The good news? This can all be measured down to the pixel. While a less-informed board might demand that expensive, high-level PR or marketing resources be thrown at a handful of high-profile negative assets, today’s digital methodology quickly gives you a leadership dashboard that takes into account Google’s complex inner workings to give you an accurate up-to-the-day measurement on the real KPIs you need to hit to:

• Stop the high-level brand equity damage

• Address specific negative assets that degrade your Google rank, your current customers’ propensity to stay with you, and prospects’ likelihood to believe and buy

That which can be measured can be acted upon. A board that has a metrically defensible remediation plan in hand in the first 30 days is miles ahead of the board that doesn’t.


The true impact of your company’s reputation on your brand and earnings is hidden from you and throwing your marketing budget at Google Adwords trying to buy up the bad terms is a waste. You should have a granular picture of your reputation and both a crisis and mid/long-term remediation plan in hand.

Calming and Stabilizing Your Complicated World of Stakeholders in the Next 30 Days

Rome wasn’t built in a day, but in the age of digital media, it can be practically be torn down in one. A spate of terrible coverage from tier-one publications means people can read about your troubles for decades when they Google you.

To make this harder? Few senior board members have ever had to guide their organizations through an honest-to-God, 21st Century reputation crisis, which begins in fifth gear and gets faster from there. Huddling with counsel and doing some kind of damage control worked great when stakeholder groups were more siloed, but today you have customers, clients, partners, competitors and investors all inhaling and sharing the bad news, and you’ve got to make a prioritized plan about how to talk to all of them at once.

After resources have been deployed to triage the situation (as suggested by my colleague’s advice above), your focus moves to a slightly longer, but still critical horizon: the next 30 days of crisis mode. Here are things that you should anticipate being able to handle:

• Do not be caught flatfooted by the velocity and response of business partners and associates. The confidentiality you asked for will be violated by someone, and these actors will spread bad news the fastest because they have insider credibility.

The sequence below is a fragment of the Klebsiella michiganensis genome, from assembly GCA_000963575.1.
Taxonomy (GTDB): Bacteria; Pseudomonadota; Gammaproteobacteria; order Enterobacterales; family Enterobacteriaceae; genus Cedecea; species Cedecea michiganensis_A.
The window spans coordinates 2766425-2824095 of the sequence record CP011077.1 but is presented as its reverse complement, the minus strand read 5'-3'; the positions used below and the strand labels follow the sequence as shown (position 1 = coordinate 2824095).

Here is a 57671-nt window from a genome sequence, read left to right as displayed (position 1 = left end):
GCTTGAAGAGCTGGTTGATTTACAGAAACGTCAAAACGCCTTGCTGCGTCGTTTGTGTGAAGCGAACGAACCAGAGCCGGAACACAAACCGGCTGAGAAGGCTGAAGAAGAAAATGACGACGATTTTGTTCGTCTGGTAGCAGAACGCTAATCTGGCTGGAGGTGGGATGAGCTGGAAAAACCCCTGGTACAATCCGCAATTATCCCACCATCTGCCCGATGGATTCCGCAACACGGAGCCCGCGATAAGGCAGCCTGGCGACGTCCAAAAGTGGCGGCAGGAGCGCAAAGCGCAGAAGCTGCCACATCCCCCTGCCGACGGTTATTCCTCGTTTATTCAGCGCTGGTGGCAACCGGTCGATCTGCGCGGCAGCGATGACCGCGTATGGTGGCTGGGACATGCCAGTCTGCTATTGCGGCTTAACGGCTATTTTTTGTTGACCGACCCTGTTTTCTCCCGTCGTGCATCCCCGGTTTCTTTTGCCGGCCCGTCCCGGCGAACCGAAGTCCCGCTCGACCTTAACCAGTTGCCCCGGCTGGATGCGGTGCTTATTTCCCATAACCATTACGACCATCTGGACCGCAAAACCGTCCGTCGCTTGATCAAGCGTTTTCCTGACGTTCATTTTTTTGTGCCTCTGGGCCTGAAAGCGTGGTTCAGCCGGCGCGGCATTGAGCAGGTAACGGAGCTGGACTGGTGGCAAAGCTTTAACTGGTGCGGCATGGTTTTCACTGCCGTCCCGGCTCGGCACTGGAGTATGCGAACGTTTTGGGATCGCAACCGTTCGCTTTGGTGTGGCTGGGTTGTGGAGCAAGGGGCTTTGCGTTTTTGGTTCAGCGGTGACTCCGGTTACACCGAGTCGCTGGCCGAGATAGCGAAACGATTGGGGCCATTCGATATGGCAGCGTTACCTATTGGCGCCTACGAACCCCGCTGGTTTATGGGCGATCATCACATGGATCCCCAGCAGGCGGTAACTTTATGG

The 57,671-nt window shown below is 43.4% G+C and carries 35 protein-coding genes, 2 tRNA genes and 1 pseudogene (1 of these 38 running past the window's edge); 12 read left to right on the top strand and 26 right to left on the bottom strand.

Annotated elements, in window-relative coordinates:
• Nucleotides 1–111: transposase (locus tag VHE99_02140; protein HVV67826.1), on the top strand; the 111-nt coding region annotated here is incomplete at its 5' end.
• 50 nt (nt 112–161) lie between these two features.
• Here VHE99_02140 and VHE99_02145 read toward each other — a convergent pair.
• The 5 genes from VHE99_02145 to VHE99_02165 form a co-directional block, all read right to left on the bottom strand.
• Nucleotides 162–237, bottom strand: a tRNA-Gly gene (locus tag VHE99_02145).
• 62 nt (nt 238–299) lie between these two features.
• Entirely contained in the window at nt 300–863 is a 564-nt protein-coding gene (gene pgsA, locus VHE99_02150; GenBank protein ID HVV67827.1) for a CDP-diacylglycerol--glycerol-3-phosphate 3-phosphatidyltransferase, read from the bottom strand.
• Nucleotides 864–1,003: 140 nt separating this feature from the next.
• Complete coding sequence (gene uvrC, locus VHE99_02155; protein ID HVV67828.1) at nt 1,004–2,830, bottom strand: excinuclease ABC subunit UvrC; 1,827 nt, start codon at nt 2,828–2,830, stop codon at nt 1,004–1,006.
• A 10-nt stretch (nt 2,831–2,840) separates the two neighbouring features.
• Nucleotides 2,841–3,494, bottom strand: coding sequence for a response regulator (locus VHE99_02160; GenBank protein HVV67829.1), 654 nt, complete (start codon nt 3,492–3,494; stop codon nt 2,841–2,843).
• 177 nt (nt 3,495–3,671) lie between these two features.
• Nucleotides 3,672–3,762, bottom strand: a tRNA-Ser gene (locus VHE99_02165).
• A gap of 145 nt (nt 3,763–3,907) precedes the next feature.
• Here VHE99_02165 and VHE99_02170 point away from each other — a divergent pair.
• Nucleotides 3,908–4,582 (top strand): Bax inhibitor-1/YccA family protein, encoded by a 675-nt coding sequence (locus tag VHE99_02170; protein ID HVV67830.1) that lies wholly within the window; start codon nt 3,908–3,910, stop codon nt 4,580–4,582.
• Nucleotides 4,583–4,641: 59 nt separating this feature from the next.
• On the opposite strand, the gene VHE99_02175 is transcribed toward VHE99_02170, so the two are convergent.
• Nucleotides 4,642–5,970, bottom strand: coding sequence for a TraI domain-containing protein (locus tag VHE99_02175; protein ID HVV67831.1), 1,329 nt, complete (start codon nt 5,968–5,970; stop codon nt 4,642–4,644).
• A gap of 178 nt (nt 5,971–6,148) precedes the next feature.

• Be proactive: one of the top tasks of your working executive team is to identify additional weaknesses and strengths inside the organization so you’re not stuck in reactive mode, trying to stop a chain reaction.

• Aggressively communicate operational continuity: Everybody from your rank-and-file to the Street needs to hear that, for your company, it’s 99% (or whatever percentage you can guarantee) business as usual. This will go a long way toward dampening continuing bad news cycles and boosting morale.


Plan for obvious challenges—and some counterintuitive ones—so the first month of your response addresses the busy intersection of speculation that can prolong your woes.


The speed at which your company’s fortunes can turn south rivals cinematic pace in the 21st Century. And blood in the water spreads faster and does more damage than ever before. C-suite and board response from Days 1-30 days will require battle-hardened, unsentimental views of the problem from the investor, marketing and PR standpoints if you are to limit the damage—and maybe even preserve your seat on the board so you can be known as one of the team that righted the ship and not one of those who were swept overboard in the first wave.

Read more: Employee Advocacy on Environmental and Social Issues: Are Your Board and Management Team Prepared?